Inequality in the US is in part a political choice. This is the claim of Nobel memorial prize winner in economics Joseph Stiglitz, who has written extensively about it. Some of his views are outlined by Eideard here.
The claim is that inequality in the US has become self-reinforcing. The wealthiest are able to spend resources lobbying politicians, who then tend to support policies that favour them, such as tax cuts for high earners. If so-called ‘trickle-down’ economics fails to work, as indeed it has for many years, and dramatically so since the Great Recession, then the majority do not benefit from policies that favour the rich. The resources or economic ‘rents’ that accrue to top earners as a result of government policies promote further lobbying or ‘rent-seeking’. Thus rather than economic growth benefiting the majority, only those at the top make substantial gains, and the process continues. Economic gains create pockets of political power for the richest few, and further economic gains at the top, while growth stagnates, inequality rises, and the political system becomes more and more captured by a plutocracy.
Rent-seeking, according to the work of Mushtaq Khan and Jomo K S, is the expenditure of resources on the creation, maintenance or changing of rights or institutions on which rents are based. Rents are defined as incomes which are ‘higher than the minimum which would be accepted by an individual or firm given alternative opportunities’. Rent-seeking is seen by mainstream economists as economically inefficient, and as always costly to the economy. However, as Khan argues this analysis ignore the potential economic benefits from the resulting rents. In addition, rent-seeking can take many forms in both rich and poor countries. In the former, it is often lower and more institutionalised in the form of lobbying or advertising. In developing countries it may be more extensive and informal, and is often blamed by economists for the failure of development to occur.
What mainstream economists fail to acknowledge is that some developing countries have had corrupt and undemocratic political systems and societies, with plenty of rent-seeking, but have developed rapidly. This is because it is not so much the corruption itself that prevents development, but the net effects of the rents that are created through the rent-seeking, and the net social losses which result. Improvements in governance and reductions in corruption and rent-seeking more often result from the development process and the expansion of the middle and working classes and their increasing political influence, rather than ‘good governance’ in itself promoting development.
Rents can promote growth if they encourage innovation (as with patents), or simply a learning process which allows firms to catch up technologically with their rich country peers (conditional infant industry subsidies and protection). They can also prevent economic progress if they maintain inefficient monopolistic firms or other poor performers which fail to improve their efficiency sufficiently to compete on world markets.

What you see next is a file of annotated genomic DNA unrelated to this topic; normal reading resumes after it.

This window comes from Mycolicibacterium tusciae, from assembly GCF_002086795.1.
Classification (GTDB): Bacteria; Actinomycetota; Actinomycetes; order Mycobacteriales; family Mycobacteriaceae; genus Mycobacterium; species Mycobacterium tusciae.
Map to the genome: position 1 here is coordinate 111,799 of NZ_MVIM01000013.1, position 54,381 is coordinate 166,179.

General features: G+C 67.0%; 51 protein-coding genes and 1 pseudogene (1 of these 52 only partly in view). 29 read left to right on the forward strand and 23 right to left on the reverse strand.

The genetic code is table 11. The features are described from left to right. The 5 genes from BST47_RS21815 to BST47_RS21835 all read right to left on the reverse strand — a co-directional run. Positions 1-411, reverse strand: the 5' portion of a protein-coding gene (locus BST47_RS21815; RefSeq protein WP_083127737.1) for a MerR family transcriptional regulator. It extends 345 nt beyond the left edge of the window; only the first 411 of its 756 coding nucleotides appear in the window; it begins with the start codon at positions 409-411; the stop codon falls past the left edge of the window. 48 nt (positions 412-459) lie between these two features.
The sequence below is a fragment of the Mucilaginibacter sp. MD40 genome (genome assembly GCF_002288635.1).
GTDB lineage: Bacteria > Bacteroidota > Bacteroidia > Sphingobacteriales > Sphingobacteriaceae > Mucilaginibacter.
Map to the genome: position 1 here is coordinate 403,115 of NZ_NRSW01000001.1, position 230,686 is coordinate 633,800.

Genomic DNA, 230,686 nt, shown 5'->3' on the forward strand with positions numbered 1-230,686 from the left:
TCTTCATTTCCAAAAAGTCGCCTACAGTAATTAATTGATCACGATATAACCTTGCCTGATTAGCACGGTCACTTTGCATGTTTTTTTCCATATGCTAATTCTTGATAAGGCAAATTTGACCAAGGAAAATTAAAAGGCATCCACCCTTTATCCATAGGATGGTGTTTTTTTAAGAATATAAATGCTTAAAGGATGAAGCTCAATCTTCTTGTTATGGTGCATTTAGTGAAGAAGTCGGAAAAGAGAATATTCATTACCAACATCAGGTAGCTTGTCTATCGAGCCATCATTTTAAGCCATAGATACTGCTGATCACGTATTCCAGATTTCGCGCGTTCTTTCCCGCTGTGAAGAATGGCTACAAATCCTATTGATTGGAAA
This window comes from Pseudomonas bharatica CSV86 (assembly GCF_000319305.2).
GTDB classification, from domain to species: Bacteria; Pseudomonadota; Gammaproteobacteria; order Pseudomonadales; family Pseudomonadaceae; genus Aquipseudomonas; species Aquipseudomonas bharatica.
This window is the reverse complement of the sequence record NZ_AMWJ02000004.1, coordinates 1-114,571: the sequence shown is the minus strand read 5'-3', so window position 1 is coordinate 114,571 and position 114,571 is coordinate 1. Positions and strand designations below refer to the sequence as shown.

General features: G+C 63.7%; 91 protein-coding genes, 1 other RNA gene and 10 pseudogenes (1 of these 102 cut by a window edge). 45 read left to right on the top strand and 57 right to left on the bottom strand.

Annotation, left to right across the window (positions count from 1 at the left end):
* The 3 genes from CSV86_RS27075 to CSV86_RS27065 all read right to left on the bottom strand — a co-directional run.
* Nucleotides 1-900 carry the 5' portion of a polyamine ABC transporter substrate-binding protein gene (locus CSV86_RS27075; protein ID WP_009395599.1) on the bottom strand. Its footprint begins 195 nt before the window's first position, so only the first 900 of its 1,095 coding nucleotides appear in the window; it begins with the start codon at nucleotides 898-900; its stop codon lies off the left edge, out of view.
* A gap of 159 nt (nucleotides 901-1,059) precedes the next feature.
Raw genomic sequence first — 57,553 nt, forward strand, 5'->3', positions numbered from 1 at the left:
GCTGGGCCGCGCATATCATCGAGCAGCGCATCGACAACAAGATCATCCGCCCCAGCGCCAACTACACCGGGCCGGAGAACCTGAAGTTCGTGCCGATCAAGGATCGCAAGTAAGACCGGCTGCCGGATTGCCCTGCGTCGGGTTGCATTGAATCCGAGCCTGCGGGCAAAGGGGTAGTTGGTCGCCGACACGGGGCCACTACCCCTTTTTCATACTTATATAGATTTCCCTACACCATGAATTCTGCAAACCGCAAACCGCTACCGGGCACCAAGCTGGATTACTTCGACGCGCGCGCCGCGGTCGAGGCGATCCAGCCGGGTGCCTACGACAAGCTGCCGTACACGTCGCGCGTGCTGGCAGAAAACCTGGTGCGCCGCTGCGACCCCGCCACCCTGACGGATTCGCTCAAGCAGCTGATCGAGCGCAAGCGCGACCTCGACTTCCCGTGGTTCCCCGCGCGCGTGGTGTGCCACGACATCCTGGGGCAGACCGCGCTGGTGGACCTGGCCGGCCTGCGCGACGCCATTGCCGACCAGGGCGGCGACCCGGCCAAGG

In applying these ideas to rich countries, Stiglitz makes a good case that rent-seeking is a problem in the US and is promoting and maintaining inequality. However what may matter more to reversing these trends is not eliminating rent-seeking altogether but changing the kind of rents that arise from it through political action by the working and middle-class majority, and a strong change of policy direction in Washington.
The rich and powerful in the US currently have incentives to maintain their rent-seeking and the kinds of rents they capture. Changing this requires a new political activism, which should aim to promote policies which benefit the wider majority more directly, in the form of high levels of employment, rising wages and productivity and an improved social safety net. There should also be less emphasis on support for the financial sector. The growth of the latter in the last three decades has been encouraged and maintained by massive rent-seeking and policies which bailed out financial firms every time they ran into trouble, while effective reform was continually put off, leading to increasing moral hazard. It played a large role in increasing wage inequality at the top of the income scale, and in the huge growth in private sector debt, which ultimately led to the financial crisis and recession, in which the poorest and weakest in society have suffered the most.
Thus in heterodox economics and political economy, rents and rent-seeking are pervasive across all sorts of economies and societies. Rather than try to eliminate rents altogether, which is unrealistic, the aim in the US and elsewhere should be to create rents which promote economic and social progress, and reduce poverty and inequality.
In the divided US system, and given a widespread loss of faith in politicians across the west, it may be that new political movements prove more effective in bringing about real change in the mainstream of society through their rent-seeking activities. In the UK, political allegiance has fractured, and the lack of a proportional voting system disadvantages the newer, smaller parties, to the benefit of the larger parties. However, with some combination of good ideas and political influence, they can surely work to bring about progressive change.